Morton Peak Lookout


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View of San Bernardino Peak from below Morton Peak
View of San Bernardino Peak from below Morton Peak
Looking southwest toward the Santa Anas from Morton Peak
Looking southwest toward the Santa Anas from Morton Peak

Morton Peak Lookout

  • Location: San Bernardino National Forest foothills north of Mentone and Yucaipa.  From the west, take I-10 to University St.  Turn left and go a mile to Highway 38 (Lugonia Road.)  Turn right and go a total of 9.2 miles (about 2 miles past the ranger station) and look for a turnout on the left side of the road.  Park by the sign for Morton Peak Lookout.   From Palm Springs, take I-10 to the Live Oak Canyon/Oak Glen exit. Turn right and head northeast for 4.3 miles on Oak Glen Road to Bryant St.  Turn left and go 2.4 miles to Highway 38.  Turn right and go 2.3 miles to the turnout.
  • Agency:  San Bernardino National Forest/Mill Creek Ranger Station
  • Distance:  5.2 miles
  • Elevation gain:  1,350 feet
  • Difficulty Rating: PG-13 (Elevation gain, steepness)
  • Suggested time: 2.5 hours
  • Best season: October – May
  • Recommended gear:  sun hat; sunblockhiking poles
  • USGS topo map: Yucaipa
  • More information:  Summitpost page here; Morton Peak Fire Lookout information here; Everytrail report here; description from a Meetup event here
  • Rating: 8

Named for Redlands resident R.B. Morton, this summit (elevation 4,624 feet) is the home to one of the seven fire lookouts in the San Bernardino National Forest.  Though not nearly as tall as some of the surrounding mountains, Morton’s position provides a great vantage point and from the peak, with good visibility, you can see San Jacinto, the Palomars, the Santa Anas, the San Gabriels and more. The trail is almost entirely exposed, but it’s far enough above the valley floor that it can be done on warm days, given an early start and good sun protection.

0:00 - Trailhead off Highway 38 (click thumbnails to see the full sized versions)
0:00 – Trailhead off Highway 38 (click thumbnails to see the full sized versions)

From the gate, begin walking up the fire road (Warm Springs Truck Road on some maps). The early going is fairly steep, gaining over 600 feet in the first mile, but you are rewarded with tremendous views of San Bernardino Peak to the east and a nice aerial perspective on Mill Creek below. There’s some highway noise but it fades as you get farther up the mountain.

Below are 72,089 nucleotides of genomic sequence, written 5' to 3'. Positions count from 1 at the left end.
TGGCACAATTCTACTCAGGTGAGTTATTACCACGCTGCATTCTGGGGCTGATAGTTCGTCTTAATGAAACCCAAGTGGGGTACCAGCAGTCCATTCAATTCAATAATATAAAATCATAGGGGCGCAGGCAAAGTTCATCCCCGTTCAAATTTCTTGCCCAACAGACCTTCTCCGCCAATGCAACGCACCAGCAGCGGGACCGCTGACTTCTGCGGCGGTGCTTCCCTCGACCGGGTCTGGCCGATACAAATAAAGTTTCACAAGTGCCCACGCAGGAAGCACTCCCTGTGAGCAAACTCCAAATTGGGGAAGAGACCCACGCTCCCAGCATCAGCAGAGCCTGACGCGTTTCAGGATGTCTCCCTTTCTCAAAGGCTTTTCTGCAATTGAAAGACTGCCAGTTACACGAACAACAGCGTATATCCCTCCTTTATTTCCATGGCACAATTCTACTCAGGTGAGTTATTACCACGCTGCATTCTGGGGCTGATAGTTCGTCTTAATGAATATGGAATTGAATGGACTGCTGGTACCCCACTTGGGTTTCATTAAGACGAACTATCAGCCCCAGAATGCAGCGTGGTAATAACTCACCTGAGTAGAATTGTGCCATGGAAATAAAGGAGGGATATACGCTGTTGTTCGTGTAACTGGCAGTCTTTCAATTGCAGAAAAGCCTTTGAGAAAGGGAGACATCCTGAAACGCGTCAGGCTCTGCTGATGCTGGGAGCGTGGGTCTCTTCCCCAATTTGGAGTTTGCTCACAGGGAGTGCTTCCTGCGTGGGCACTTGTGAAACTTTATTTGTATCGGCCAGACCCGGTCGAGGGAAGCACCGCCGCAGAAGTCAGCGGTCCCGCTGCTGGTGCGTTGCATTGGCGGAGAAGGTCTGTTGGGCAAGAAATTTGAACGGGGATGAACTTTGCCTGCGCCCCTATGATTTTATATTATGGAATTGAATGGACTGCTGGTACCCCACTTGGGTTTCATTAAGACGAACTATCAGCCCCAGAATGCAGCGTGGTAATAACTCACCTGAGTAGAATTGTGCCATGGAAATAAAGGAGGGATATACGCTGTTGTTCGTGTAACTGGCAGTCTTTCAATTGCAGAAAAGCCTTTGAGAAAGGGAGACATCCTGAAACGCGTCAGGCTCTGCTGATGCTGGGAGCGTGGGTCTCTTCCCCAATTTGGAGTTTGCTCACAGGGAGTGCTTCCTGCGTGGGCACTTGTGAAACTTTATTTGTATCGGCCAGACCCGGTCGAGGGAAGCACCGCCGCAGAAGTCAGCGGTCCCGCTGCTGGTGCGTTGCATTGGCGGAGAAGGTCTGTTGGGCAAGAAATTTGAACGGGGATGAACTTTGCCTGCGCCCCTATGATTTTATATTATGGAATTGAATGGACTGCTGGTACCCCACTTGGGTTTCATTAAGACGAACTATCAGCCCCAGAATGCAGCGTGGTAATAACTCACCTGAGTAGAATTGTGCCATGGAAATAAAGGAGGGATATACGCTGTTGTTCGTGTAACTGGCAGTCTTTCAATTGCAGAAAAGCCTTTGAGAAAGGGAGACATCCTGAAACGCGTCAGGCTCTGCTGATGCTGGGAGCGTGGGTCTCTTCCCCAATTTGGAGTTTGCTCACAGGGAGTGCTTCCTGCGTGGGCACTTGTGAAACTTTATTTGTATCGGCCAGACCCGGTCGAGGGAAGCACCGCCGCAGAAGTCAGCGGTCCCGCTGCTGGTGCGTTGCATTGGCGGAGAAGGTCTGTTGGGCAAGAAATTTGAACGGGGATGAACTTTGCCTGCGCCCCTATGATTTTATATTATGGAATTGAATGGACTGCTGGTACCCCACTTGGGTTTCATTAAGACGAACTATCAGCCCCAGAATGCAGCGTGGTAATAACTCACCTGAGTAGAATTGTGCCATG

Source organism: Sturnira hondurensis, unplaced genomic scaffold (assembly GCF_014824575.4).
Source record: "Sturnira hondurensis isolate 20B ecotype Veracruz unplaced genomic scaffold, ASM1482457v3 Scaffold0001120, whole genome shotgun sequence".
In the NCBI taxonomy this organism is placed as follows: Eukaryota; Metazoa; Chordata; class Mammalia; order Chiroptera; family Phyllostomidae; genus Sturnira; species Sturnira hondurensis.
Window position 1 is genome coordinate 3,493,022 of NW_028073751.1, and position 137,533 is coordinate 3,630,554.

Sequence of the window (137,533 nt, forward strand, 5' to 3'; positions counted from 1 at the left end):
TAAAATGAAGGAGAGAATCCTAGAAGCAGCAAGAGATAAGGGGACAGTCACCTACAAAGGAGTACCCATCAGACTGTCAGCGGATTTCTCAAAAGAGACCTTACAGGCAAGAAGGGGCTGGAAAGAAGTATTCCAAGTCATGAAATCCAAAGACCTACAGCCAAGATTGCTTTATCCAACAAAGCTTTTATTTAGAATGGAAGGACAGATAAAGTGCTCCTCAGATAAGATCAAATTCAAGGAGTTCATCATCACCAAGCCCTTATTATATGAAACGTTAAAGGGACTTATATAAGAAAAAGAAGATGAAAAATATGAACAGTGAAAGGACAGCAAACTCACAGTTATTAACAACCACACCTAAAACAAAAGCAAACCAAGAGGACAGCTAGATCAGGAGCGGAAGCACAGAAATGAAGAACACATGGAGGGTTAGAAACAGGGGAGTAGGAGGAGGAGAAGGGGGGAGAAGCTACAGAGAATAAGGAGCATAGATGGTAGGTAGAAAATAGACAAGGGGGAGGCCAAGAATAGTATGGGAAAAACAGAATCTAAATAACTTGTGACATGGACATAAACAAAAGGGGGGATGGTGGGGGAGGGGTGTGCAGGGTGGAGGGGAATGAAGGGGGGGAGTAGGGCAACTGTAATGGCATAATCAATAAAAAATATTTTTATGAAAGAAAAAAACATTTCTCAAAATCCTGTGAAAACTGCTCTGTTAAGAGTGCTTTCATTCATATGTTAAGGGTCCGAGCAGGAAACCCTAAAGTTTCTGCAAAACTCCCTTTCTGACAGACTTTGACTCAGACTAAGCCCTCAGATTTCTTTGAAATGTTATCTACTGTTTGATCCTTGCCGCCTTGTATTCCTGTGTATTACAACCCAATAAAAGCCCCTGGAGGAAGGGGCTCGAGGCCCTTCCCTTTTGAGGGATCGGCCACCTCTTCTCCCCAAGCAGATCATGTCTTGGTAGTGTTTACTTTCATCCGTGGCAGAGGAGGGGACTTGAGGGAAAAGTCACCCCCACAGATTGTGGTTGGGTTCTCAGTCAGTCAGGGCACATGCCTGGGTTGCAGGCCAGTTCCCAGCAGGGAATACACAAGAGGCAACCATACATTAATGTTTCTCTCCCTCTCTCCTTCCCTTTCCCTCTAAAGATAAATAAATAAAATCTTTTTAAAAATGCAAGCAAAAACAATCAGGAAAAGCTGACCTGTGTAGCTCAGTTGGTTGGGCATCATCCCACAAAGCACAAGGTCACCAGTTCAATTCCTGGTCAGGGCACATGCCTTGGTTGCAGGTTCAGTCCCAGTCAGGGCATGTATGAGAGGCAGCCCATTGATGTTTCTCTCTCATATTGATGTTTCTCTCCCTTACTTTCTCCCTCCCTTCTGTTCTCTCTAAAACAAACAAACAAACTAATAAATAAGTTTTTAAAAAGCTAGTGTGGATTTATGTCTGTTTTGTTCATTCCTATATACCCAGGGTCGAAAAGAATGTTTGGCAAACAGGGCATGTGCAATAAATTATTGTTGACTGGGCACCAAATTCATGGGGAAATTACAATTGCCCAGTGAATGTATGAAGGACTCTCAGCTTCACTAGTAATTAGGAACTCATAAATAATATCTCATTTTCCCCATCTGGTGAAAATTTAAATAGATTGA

0:03 - Don't get used to it: Shade from the only oaks on the route (times are approximate)
0:04 – Don’t get used to it: Shade from the only oaks on the route (times are approximate)

At about 1.1 miles, you reach a Y-junction. Turn left and pass a metal gate, continuing your ascent. The climb becomes more moderate here as you make a long pair of switchbacks.

0:30 - Turn left at the junction and pass the gate
0:30 – Turn left at the junction and pass the gate

At about 2 miles you get your first glimpse of the metal lookout tower. Soon after, stay straight on the fire road as the Santa Ana River Trail branches off to the left. The road wraps around the north side of the peak and soon arrives at the summit.

0:40 - Wildflowers at the end of the first switchback
0:40 – Wildflowers at the end of the first switchback

Here, your efforts are rewarded with a panoramic view, which you can enjoy from the shade of a pair of pines, or from a picnic table. If the lookout is open you can climb up and visit with the volunteers. The lookout used to be open for overnight guests, but unfortunately it is not anymore.

0:56 - View of the lookout
0:56 – View of the lookout

If you have a high clearance vehicle it may be possible to start the hike at the junction by driving up the first mile. The road is narrow and rough in a few spots, but as of this writing is navigable. Parking at the junction (but not on at the bottom) requires a National Forest Service Adventure Pass. Click here to purchase.

1:10 - San Gabriel Mountains from Morton Peak
1:10 – San Gabriel Mountains from Morton Peak

Text and photography copyright 2013 by David W. Lockeretz, all rights reserved. Information and opinions provided are kept current to the best of the author’s ability. All readers hike at their own risk, and should be aware of the possible dangers of hiking, walking and other outdoor activities. By reading this, you agree not to hold the author or publisher of the content on this web site responsible for any injuries or inconveniences that may result from hiking on this trail. Check the informational links provided for up to date trail condition information.

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